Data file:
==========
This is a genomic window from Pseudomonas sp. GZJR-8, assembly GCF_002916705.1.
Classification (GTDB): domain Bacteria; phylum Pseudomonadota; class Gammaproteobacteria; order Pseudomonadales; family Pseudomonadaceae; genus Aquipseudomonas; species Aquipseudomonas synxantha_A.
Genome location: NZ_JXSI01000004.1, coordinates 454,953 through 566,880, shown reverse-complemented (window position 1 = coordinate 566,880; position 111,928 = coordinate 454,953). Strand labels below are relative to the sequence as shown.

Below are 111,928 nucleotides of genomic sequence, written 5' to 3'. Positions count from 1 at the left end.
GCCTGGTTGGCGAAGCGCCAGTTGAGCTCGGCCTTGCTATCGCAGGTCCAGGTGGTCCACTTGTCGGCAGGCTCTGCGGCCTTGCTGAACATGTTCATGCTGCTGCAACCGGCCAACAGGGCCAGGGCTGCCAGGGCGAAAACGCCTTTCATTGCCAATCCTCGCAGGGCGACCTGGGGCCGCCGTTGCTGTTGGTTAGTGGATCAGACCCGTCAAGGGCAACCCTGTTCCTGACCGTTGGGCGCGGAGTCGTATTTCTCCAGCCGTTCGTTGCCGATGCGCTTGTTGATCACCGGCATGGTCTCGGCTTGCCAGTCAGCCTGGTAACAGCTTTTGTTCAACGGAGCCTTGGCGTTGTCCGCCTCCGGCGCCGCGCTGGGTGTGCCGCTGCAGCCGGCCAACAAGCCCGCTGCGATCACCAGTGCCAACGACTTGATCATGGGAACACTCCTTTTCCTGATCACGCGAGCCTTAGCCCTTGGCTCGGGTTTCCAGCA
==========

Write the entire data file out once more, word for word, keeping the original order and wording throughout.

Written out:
This is a genomic window from Pseudomonas sp. GZJR-8, assembly GCF_002916705.1.
Classification (GTDB): domain Bacteria; phylum Pseudomonadota; class Gammaproteobacteria; order Pseudomonadales; family Pseudomonadaceae; genus Aquipseudomonas; species Aquipseudomonas synxantha_A.
Genome location: NZ_JXSI01000004.1, coordinates 454,953 through 566,880, shown reverse-complemented (window position 1 = coordinate 566,880; position 111,928 = coordinate 454,953). Strand labels below are relative to the sequence as shown.

Below are 111,928 nucleotides of genomic sequence, written 5' to 3'. Positions count from 1 at the left end.
GCCTGGTTGGCGAAGCGCCAGTTGAGCTCGGCCTTGCTATCGCAGGTCCAGGTGGTCCACTTGTCGGCAGGCTCTGCGGCCTTGCTGAACATGTTCATGCTGCTGCAACCGGCCAACAGGGCCAGGGCTGCCAGGGCGAAAACGCCTTTCATTGCCAATCCTCGCAGGGCGACCTGGGGCCGCCGTTGCTGTTGGTTAGTGGATCAGACCCGTCAAGGGCAACCCTGTTCCTGACCGTTGGGCGCGGAGTCGTATTTCTCCAGCCGTTCGTTGCCGATGCGCTTGTTGATCACCGGCATGGTCTCGGCTTGCCAGTCAGCCTGGTAACAGCTTTTGTTCAACGGAGCCTTGGCGTTGTCCGCCTCCGGCGCCGCGCTGGGTGTGCCGCTGCAGCCGGCCAACAAGCCCGCTGCGATCACCAGTGCCAACGACTTGATCATGGGAACACTCCTTTTCCTGATCACGCGAGCCTTAGCCCTTGGCTCGGGTTTCCAGCA